Well-known producer-director S U Sunny is known for films such as Kohinoor (1960), Mela (1948), Uran Khatola (1955), and Palki (1967). Born on 9 November 1915 in Allahabad, United Provinces of Agra and Oudh, British India, he started off as an assistant to prominent filmmaker A R Kardar. He would go on to direct many landmark films of Hindi cinema.
Among the earliest films he directed, were Namaste (1943) which he co-directed with M Sadiq. The cast of Namaste included Allauddin, Protima Dasgupta, and S B Nayampalli. With the family drama Geet (1944), which starred Shahu Modak, Nirmala Devi, and Amir Ali, he debuted as a solo director. The drama film Shanti (1947) saw him direct a cast comprising Latika, Sunalini Devi, and Pratima Devi. The same year, he directed the family drama Natak (1947), starring Shyam Kumar, Suraiya, and Amar.
In 1948, his directorial Mela hit the screens. A romantic tragedy film, it was made under the banner of Wadia Movietone. Starring Dilip Kumar, Nargis, Jeevan, Rehman and Nur Jehan, the film's music was composed by Naushad, with lyrics by Shakeel Badayuni, and story and dialogue by Azam Bazidpuri. The musical, set in a village milieu, depicted the tragic love story of Manju and Mohan. Manju is married off to a 70-year-old man, who declares that he didn't realise he was being married to someone so young. After the husband's death, the lovers meet and Manju dies accidentally. Mohan is convicted for her murder, and after spending 20 years in jail, he too falls off the cliff and dies when he follows Manju's spirit. Released on 8 October at Excelsior cinema, Bombay, the film became a commercial success. Its music was considered to have played a key part in its box office success. It included songs such as Dharti ko aakash pukaare and Taqdeer bani banke bigdi rendered by Shamshad Begum, the bidaai song Gaaye jaa geet milan ke sung by Mukesh, and the Mohammed Rafi-rendered Yeh zindgi ke mele, which further boosted his popularity.
Babul (1950) saw him direct a tale about two fathers, one poor and the other rich, who hope that a wealthy postmaster weds one of their daughters. It starred Nargis, Dilip Kumar, and Amar. A box office success, the film became the second highest earning film of 1950.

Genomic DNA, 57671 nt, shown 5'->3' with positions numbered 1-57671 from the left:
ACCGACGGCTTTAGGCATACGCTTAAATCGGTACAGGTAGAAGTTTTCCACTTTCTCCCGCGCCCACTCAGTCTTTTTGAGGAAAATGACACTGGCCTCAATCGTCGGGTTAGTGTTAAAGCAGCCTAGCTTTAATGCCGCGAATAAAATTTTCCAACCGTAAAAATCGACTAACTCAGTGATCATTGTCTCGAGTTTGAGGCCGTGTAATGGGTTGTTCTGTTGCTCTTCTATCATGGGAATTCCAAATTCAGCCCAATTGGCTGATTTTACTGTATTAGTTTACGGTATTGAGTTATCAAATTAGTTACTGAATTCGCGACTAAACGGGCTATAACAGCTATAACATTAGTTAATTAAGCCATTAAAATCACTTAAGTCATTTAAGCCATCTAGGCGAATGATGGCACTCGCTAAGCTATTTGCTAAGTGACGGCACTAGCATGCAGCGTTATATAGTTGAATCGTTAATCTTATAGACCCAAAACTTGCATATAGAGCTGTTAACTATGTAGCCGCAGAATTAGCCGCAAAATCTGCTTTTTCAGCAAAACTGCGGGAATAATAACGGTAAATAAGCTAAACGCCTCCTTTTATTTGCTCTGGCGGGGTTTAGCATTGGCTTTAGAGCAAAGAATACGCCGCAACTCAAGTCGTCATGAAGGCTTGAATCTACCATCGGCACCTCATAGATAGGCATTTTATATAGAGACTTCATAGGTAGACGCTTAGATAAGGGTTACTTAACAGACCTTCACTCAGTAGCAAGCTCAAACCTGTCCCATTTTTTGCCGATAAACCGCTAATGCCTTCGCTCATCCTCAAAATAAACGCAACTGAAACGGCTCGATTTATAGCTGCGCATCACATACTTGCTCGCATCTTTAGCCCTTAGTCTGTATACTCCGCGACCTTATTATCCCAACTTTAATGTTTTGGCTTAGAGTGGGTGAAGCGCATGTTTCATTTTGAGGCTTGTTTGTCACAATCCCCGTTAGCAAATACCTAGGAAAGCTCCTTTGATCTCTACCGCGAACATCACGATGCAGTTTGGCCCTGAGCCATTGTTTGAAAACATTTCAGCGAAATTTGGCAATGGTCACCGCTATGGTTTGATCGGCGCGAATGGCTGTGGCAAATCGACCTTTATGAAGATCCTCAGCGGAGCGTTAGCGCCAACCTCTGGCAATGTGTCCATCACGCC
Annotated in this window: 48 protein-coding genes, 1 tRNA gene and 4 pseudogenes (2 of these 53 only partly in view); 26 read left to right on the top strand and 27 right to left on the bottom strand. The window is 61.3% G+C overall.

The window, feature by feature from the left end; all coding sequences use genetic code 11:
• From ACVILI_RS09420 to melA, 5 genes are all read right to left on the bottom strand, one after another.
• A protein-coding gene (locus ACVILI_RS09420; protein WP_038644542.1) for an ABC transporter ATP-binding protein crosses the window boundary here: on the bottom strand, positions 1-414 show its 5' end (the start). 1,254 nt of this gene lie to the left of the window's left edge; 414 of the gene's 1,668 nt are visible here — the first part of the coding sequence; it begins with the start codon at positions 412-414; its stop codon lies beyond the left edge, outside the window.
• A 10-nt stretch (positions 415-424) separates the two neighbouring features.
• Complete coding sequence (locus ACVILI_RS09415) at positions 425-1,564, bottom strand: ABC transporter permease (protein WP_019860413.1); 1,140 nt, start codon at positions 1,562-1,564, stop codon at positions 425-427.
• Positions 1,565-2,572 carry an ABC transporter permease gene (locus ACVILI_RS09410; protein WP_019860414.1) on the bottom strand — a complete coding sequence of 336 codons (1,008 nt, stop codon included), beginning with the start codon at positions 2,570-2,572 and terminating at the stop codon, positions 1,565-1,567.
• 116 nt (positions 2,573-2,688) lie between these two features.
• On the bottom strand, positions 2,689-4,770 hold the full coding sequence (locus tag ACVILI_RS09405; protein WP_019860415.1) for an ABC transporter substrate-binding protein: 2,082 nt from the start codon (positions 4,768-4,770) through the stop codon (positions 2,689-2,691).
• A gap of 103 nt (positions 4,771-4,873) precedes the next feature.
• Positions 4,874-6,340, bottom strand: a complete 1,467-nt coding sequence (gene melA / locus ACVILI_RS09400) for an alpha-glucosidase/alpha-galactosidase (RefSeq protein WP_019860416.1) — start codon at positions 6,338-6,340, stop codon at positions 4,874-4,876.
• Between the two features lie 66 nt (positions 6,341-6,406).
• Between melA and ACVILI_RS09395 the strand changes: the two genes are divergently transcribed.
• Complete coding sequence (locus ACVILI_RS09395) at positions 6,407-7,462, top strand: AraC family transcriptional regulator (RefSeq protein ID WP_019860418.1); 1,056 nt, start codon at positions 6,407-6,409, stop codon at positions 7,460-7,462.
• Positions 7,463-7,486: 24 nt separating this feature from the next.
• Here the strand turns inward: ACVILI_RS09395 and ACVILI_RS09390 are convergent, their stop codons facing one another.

His directorial of 1955 – the comedy-fantasy Uran Khatola starred Dilip Kumar, Nimmi and Surya Kumari. It revolved around a man's plane crashing in a city that is ruled by women. He starts liking the peasant girl who rescues him. However, the queen of the city also likes him but discovers that he likes someone else. The film's music was composed by Naushad, with lyrics by Shakeel Badayuni. The songs O door ke musafir ham ko bhi saath le le re, More saiyan ji utrenge paar, Ghar aaya mehman koi, Mera salam le ja became popular.
In 1960, he directed Kohinoor, an action adventure film produced by Dr V. N. Sinha. It starred Dilip Kumar, Meena Kumari, Leela Chitnis and Kumkum. Music for the film was scored by Naushad. The film was a huge box-office success. The tone of the film was light. It is said that Dilip Kumar took up this fun and frivolous part, as he had been advised to choose less sombre films, after going into a depression essaying tragic roles in films such as Devdas (1955). Interestingly, the film also starred the female lead, Meena Kumari, in a role that was not of her usual melancholic variety. Otherwise known as the Tragedy Queen, this film saw her pull off some rare comic scenes. The duo respectively essayed a prince and princess of different kingdoms-- Rajkumar Dhivendra Pratap Chandrabhan and Rajkumari Chandramukhi—in this entertainer replete with sword fights, songs and dances. The film included the melodic songs Madhuban mein Radhika nache re, and Do sitaron ka zameen par hai milan aaj ki raat. Dilip Kumar also won a Filmfare best actor award for his performance
Palki, his family drama which released in 1967, was completed by Mahesh Kaul, and released after his demise. Starring Rajendra Kumar Tuli, Waheeda Rehman, and Rehman it told the tale of Naseem, who lives a poor lifestyle with his widowed mother in Lucknow. He is well-known for his poems, and gets invited to a contest hosted by Nawab Naseemuddin who has offered a reward of Rs 5000 to the winner. Naseem does win this award, but is humiliated as his coat his torn. As a result he refuses to accept the price. His to-be brother-in-law Sultan, in order to hasten his sister, Mehrunisa's marriage to Naseem concocts a plan in which Naseem finds the reward buried in his yard. As a result, Naseem and Mehrunisa get married, but that night itself both find out Sultan's trick, and postpone the marriage nuptials till such time as they are able to return every paisa to the Nawab. Naseem re-locates to Bombay. Shortly thereafter his money-orders start arriving and within a few years the amount to be returned is almost accumulated. Then the family receive news that there was an explosion in the shipyards where Naseem works, about 300 people are killed, and Naseem is believed to be dead in a fire that lasts for three days. A devastated Mehrunisa loses her mind, while Naseem's mother decides to go on Haj. But Naseem is still alive at Bombay Hospital. When he recovers, he returns to Lucknow and is told by Sultan that Mehrunisa has passed away. He goes to pray at her grave-side and this is where he sees a ghost-like apparition resembling Mehrunisa.
S U Sunny passed away on 1966 in Bombay.
Image courtesy: https://www.indianfilmhistory.com/crew/s-u-sunny